According to an article in The Washington Post, income inequality in America is the highest ever measured (Telford, 2019). The rich are getting richer, while the wages of the lower class remain the same.
Politicians promoting a capitalist society argue that more money in the hands of the rich will be dispersed among the poor in the form of more jobs and increased wages. In reality, the wealthy hoard their riches and exploit the poor.
The problem with income inequality is not that there are different economic classes of people. The problem with income inequality is that society has grown to accept these differences, and it is blind to the injustices committed against the poor due to our economic structure. This structure is designed to maximize wealth on the backs of those who do not have it. This may be in the form of tax loopholes, political power, or other parts of the structure that yield little benefit to the poor.
Zombies vs. Homelessness
It may not seem like income inequality could be compared to a post-apocalyptic zombie world, but it can. Today’s poor are like Mark Spitz in Zone One, accepting of their fate and just trying to survive. Today’s homeless are like the zombies. Everyone wants them gone, but the rich are able to avoid and ignore the problem. The rich continue to live their luxurious lives, albeit with less of a population, and the middle and lower class, like Mark Spitz, continue to “sweep” the zombies that remain in the city (Whitehead, 2011).
How is this like income inequality? Our homeless don’t have a voice, and it would be better for the elite if there was no fight for equality. Thus, the reality of the world is handled by the middle and lower classes, while the homeless squander.
Everyone wants to pretend the zombies don’t exist in Zone One, so they can live their “normal lives, but someone has to deal with the zombie problem in order for this to happen. This is like the lawyers, bankers, servants, and salesman to the elite. The workers deal with the dirt, so the elite don’t have to.
The more-tragic comparison is of homeless people to zombies. The homeless are no more valued in real life than zombies are in Zone One. Instead of “sweeping” them, we try to remove them from the cities by shipping them elsewhere. They are discarded like they are not human, and many people who are better off could care less.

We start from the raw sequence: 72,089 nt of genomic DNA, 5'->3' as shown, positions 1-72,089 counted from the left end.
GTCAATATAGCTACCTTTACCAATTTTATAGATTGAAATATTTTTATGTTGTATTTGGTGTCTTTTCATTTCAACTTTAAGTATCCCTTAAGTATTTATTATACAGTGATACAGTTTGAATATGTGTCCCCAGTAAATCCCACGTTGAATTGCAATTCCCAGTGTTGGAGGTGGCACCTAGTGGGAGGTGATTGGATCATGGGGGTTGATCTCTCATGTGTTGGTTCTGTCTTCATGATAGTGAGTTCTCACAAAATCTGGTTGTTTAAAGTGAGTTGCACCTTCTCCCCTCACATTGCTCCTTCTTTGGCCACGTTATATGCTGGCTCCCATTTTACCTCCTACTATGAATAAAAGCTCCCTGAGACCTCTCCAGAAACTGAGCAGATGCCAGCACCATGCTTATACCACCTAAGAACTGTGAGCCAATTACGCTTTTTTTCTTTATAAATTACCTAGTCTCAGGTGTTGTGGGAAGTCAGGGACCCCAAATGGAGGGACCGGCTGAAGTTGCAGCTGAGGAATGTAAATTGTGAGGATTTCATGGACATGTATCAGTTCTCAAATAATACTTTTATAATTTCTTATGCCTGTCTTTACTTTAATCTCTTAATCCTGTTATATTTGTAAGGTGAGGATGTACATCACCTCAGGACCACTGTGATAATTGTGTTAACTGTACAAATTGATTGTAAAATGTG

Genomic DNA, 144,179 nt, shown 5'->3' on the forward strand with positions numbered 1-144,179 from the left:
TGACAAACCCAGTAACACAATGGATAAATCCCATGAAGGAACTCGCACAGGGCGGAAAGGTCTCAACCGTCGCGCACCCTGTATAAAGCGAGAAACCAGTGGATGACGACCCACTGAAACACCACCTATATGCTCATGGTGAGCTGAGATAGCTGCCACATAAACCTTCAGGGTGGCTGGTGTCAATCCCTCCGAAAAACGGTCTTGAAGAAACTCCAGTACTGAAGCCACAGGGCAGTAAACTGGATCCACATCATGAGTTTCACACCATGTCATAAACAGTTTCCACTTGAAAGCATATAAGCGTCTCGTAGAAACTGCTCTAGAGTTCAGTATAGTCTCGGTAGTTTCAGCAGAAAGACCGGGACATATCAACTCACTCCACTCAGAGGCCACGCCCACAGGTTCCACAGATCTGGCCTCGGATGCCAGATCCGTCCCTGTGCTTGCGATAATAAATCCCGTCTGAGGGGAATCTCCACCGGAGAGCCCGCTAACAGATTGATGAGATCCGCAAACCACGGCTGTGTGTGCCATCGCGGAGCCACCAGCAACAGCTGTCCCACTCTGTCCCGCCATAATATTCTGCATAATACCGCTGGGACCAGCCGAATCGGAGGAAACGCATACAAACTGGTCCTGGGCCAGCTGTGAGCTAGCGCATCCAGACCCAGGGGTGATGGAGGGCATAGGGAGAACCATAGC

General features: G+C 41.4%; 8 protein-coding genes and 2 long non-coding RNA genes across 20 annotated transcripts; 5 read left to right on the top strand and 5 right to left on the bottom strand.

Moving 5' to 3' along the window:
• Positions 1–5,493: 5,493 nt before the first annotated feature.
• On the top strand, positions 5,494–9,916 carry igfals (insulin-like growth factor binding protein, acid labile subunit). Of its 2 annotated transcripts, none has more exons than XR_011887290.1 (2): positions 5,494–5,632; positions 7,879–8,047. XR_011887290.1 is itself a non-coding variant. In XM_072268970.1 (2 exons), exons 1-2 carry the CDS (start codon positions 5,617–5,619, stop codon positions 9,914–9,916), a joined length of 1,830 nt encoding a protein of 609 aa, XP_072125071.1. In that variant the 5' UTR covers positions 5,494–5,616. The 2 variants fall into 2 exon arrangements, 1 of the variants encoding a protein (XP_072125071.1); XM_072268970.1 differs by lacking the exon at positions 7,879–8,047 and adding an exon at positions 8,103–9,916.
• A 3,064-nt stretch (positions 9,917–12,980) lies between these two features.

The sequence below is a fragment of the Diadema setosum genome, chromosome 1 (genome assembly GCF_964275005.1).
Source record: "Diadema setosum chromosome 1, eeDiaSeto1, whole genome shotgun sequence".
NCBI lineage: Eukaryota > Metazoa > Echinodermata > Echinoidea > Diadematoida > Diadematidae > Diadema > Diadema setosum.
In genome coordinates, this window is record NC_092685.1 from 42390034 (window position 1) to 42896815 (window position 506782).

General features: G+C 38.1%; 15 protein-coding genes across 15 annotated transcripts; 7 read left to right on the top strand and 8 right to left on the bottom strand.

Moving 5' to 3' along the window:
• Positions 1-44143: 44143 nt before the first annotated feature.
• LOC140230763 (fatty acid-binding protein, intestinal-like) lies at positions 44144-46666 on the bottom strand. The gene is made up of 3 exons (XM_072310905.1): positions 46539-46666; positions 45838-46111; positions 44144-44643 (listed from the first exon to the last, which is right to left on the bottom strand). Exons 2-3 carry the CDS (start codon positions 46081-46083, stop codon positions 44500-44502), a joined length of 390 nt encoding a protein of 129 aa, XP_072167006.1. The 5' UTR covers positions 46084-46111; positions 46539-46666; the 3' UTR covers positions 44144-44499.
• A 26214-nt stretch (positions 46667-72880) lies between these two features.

Is Income Inequality Humane?
Placing unequal values on lives is natural. We place more value on children’s lives because they are our future. There is more value in the educated, at least in career opportunities, than someone who did not pursue education. Those who work hard are sometimes able to rise to the top, but too often this does not occur, and that is not fair.
The extremely wealthy often make their way to the top through their bloodline as opposed to their actions. They can be extremely uneducated, lazy, and immoral but still remain among the elite. In this way, many of the elite do not deserve to be at the top. These people may also consider themselves superior to all other classes, which is why exploitation and apathy occurs. The bottom rung of society is no more wanted than zombies.
Whether or not you agree with the politics of Bernie Sanders, it is difficult to deny that nobody needs billions of dollars, and he proposes taxing billionaires (Telford, 2019). If the billionaires of the world cannot redistribute their wealth in the form of increased wages and philanthropy, than the government should make them. At least by eliminating tax loopholes, social services would have enough money to be sustainable.
I am as guilty as so many others for walking by homeless people and pretending they don’t exist. Giving them food or money can put you at risk for injury. Instead, I try to donate when I can. I am not in the elite population, but I try to do my part.
What I don’t understand is having billions of dollars and living in a nation where there is hunger and homelessness. I don’t understand the poor state of our schooling system when there are billionaires who could contribute to bettering communities.
Are all billionaires bad? I don’t know the answer to this, and I know many have developed philanthropic organizations to help those who are less fortunate. If they are still billionaires after their philanthropic efforts, then I would argue that they aren’t doing enough. If they run companies and are billionaires, I would argue they don’t pay their employees what they are worth. In this way, billionaires exploit those below them, and the least fortunate are no better off than zombies. Income inequality to a certain extent is natural and probably necessary. The growth in America’s income inequality has escalated to an immoral level.